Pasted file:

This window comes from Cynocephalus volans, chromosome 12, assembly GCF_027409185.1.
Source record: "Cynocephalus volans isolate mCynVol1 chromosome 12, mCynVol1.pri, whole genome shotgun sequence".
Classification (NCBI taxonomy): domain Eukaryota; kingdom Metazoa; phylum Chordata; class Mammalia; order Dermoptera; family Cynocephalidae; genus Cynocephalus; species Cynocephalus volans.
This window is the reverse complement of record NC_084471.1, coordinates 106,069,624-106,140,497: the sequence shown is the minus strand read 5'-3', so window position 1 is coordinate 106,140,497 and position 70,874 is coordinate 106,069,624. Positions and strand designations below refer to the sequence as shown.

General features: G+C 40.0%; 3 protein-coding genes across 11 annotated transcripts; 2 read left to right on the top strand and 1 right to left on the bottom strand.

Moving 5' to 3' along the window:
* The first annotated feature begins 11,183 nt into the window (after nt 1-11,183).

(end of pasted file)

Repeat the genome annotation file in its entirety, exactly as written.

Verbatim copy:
This window comes from Cynocephalus volans, chromosome 12, assembly GCF_027409185.1.
Source record: "Cynocephalus volans isolate mCynVol1 chromosome 12, mCynVol1.pri, whole genome shotgun sequence".
Classification (NCBI taxonomy): domain Eukaryota; kingdom Metazoa; phylum Chordata; class Mammalia; order Dermoptera; family Cynocephalidae; genus Cynocephalus; species Cynocephalus volans.
This window is the reverse complement of record NC_084471.1, coordinates 106,069,624-106,140,497: the sequence shown is the minus strand read 5'-3', so window position 1 is coordinate 106,140,497 and position 70,874 is coordinate 106,069,624. Positions and strand designations below refer to the sequence as shown.

General features: G+C 40.0%; 3 protein-coding genes across 11 annotated transcripts; 2 read left to right on the top strand and 1 right to left on the bottom strand.

Moving 5' to 3' along the window:
* The first annotated feature begins 11,183 nt into the window (after nt 1-11,183).